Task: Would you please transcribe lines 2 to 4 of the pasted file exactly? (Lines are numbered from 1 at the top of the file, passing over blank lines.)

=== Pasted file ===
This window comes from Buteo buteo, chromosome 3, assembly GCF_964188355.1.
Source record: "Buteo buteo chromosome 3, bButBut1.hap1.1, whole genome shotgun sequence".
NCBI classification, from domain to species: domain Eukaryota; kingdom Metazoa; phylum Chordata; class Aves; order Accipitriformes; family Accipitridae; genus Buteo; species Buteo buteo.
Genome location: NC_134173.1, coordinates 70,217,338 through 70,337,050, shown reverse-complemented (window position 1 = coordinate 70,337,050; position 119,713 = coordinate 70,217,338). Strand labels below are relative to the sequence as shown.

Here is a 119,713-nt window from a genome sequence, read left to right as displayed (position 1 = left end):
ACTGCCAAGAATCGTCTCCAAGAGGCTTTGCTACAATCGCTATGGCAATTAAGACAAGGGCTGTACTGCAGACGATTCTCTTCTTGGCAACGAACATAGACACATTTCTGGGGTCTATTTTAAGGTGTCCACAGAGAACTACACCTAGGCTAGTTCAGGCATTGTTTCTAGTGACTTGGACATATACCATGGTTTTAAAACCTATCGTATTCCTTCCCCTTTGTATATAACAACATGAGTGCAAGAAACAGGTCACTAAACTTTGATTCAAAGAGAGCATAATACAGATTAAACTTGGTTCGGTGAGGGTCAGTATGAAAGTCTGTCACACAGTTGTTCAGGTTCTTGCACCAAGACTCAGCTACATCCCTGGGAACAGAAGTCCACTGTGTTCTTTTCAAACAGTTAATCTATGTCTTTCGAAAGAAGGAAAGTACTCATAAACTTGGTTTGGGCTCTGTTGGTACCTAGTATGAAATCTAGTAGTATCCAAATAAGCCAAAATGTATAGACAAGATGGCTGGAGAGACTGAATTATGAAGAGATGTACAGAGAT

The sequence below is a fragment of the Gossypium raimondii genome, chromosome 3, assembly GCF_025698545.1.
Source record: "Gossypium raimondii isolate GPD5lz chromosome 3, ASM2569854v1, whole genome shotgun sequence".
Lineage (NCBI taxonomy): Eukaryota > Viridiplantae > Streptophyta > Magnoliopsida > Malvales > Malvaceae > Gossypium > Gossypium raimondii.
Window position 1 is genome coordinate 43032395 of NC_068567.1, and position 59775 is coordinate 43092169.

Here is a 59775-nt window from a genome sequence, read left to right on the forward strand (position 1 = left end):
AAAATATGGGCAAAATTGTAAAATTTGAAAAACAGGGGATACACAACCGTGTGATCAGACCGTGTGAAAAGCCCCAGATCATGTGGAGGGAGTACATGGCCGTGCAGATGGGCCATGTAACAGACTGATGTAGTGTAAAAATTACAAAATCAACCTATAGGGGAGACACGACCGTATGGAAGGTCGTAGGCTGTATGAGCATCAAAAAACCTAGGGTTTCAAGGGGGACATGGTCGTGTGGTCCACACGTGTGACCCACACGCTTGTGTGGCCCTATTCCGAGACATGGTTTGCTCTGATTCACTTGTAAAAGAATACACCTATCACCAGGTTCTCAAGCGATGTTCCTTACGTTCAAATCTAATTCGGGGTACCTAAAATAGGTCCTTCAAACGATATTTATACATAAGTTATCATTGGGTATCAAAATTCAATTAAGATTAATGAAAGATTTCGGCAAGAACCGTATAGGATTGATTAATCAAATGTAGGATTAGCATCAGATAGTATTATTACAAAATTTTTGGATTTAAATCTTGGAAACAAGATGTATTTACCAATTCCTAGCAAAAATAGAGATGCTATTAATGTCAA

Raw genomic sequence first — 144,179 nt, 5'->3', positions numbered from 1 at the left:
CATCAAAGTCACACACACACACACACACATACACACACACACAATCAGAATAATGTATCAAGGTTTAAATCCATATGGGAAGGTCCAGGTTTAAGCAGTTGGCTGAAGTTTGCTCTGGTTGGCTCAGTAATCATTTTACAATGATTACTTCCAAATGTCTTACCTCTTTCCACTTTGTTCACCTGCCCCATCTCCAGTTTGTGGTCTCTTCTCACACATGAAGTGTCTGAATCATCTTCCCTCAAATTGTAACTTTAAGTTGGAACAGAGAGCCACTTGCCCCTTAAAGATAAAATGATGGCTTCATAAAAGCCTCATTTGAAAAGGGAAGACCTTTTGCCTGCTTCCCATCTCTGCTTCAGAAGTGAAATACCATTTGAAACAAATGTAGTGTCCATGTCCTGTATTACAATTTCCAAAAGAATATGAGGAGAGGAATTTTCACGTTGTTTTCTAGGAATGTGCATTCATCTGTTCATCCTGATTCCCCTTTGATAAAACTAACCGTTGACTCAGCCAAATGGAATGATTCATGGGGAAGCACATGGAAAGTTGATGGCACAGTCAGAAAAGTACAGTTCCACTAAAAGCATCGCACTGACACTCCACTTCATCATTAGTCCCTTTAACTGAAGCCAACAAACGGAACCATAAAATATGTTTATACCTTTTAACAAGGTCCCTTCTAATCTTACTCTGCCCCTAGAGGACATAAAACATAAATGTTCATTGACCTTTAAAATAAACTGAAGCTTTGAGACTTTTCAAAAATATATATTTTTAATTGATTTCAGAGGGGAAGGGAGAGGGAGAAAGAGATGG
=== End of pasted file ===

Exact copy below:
Source record: "Buteo buteo chromosome 3, bButBut1.hap1.1, whole genome shotgun sequence".
NCBI classification, from domain to species: domain Eukaryota; kingdom Metazoa; phylum Chordata; class Aves; order Accipitriformes; family Accipitridae; genus Buteo; species Buteo buteo.
Genome location: NC_134173.1, coordinates 70,217,338 through 70,337,050, shown reverse-complemented (window position 1 = coordinate 70,337,050; position 119,713 = coordinate 70,217,338). Strand labels below are relative to the sequence as shown.